PORTLAND, Ore. (TheStreet) – The NFL just played its last Super Bowl in a stadium that didn't require a dime of public funding to build.
It won't do that again for a long, long time. When the Seattle Seahawks hoisted the Vince Lombardi trophy after their Super Bowl win at MetLife Stadium in East Rutherford, N.J., they did so in a building whose $1.6 billion cost was paid for entirely through private funding.
When the Super Bowl is played at University of Phoenix Stadium in Glendale, Ariz., next year, it will be its second stop in a stadium that was paid for with $308 million in tax dollars covering 68% of the cost of its construction before it opened in 2006. In 2016, the Super Bowl moves to the San Francisco 49ers' new home in Santa Clara, Calif., made possible through $114 million in public funding. Considering that's only 12% of the nearly $1 billion cost, that's a steal by comparison.
Especially when you consider that the Houston Texans' NRG Stadium, home of the 2017 Super Bowl, left taxpayers holding a $289 million tab for 72% of that stadium's costs, and even that's a pretty sweet deal compared with the price Minnesota paid to host the Super Bowl in 2018. When Vikings ownership threatened to move the team to Los Angeles, state and local government coughed up a whopping $498 million to build a stadium. That's little more than half the full cost, but it's also more than the total on NRG Stadium ($474 million), University of Phoenix Stadium ($455 million) and 13 of the 20 National Football League stadiums built since 1997.
It is also the second-largest public contribution ever made toward an NFL stadium. Only LucasOil Field in Indianapolis cost taxpayers more, and the $620 million they paid for the Colts' new home came on top of debt they were already paying for the demolished RCA Dome.
What about the years beyond 2018, you ask? It's already not looking good. Atlanta Falcons owner Arthur Blank and NFL Commissioner Roger Goodell already squeezed $200 million out of Atlanta and Fulton County's coffers to build a replacement for the 23-year-old Georgia Dome. That's just a fraction of the estimated $1 billion cost of building the stadium, but it's still almost equal to the $214 million it cost to build the Georgia Dome -- not including the renovations that followed.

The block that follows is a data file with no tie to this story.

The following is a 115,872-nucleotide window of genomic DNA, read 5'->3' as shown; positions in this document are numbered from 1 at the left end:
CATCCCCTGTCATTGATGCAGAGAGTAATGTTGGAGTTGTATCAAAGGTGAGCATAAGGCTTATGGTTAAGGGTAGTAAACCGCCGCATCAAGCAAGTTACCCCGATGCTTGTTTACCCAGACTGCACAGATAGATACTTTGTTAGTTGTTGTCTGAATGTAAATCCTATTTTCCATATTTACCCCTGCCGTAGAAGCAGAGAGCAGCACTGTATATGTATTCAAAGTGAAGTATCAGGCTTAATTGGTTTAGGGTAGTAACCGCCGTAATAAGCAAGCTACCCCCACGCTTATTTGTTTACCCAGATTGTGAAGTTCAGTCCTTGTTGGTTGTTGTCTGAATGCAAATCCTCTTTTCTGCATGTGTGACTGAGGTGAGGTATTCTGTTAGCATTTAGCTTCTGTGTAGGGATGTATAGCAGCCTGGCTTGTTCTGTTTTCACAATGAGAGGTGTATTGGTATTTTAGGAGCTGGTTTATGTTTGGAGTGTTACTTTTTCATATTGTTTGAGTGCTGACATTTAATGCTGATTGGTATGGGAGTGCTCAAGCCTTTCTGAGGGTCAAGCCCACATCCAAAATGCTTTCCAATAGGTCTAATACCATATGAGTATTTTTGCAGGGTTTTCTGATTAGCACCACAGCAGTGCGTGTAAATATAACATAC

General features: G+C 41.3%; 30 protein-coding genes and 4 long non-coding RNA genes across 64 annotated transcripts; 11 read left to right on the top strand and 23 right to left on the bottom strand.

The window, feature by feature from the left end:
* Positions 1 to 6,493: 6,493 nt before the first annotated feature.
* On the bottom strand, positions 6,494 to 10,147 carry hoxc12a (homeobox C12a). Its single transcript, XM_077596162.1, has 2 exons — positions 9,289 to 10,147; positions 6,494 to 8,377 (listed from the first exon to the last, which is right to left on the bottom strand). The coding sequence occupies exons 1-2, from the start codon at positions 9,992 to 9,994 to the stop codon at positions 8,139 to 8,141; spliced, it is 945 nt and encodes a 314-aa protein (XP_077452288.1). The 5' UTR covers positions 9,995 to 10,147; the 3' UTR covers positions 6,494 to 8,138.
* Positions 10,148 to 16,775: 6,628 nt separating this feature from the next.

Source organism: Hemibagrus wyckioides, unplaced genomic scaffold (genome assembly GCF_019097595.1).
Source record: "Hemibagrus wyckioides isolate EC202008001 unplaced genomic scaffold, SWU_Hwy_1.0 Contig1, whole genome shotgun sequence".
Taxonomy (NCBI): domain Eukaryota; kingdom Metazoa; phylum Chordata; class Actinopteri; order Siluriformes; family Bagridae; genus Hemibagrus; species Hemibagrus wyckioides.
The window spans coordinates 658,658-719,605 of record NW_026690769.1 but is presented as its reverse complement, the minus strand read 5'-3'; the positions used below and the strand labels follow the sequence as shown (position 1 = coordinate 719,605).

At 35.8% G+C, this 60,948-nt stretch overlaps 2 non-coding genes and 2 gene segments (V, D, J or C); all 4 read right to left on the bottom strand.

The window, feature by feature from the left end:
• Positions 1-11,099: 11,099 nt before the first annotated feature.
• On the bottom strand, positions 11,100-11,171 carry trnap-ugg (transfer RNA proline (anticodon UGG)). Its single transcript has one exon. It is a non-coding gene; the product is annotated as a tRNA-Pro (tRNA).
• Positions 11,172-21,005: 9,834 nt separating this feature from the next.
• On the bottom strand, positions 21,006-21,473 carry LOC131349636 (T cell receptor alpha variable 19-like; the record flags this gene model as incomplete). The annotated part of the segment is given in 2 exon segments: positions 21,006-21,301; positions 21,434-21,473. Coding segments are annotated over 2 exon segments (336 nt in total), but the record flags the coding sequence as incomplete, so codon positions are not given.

Despite all of the threats and outright extortion, an NFL team hasn't moved in 17 years. Even after the Houston Oilers left the AstroDome and moved to Tennessee, however, Houston was rewarded with the Texans, Reliant Stadium and Super Bowl hosting duties in 2004 and 2017. The Oilers' move ended a three-year game of football musical chairs in which the Rams and Raiders left Los Angeles for St. Louis and Oakland, respectively, in 1995 and the Cleveland Browns found a home in Baltimore and new life as the Ravens in 1996.
Abnormal silence and stability followed as the NFL entered its longest stretch without a franchise move since the dry spell between the Cleveland Rams' move to Los Angeles in 1946 and the Chicago Cardinals' flight to St. Louis in 1960. As the 2014 NFL season approaches, however, very little seems stable about the current league. Goodell has made it very clear he wants upgraded facilities and all the technology that comes with them.
That's putting a whole lot of teams into a bind and leading several NFL cities debating whether it's more important to keep a team at any cost or to save public money for public works and let NFL owners panhandle elsewhere. Here are just five teams leaning on taxpayers to give them new places to play or to spruce up existing facilities:
San Diego Chargers
Issue: Stadium upgrades
The game of chicken between the Chargers and San Diego has been one of the more hilarious exchanges in all of stadium politics, thanks largely to San Diego taxpayers' complete disregard for Chargers ownership.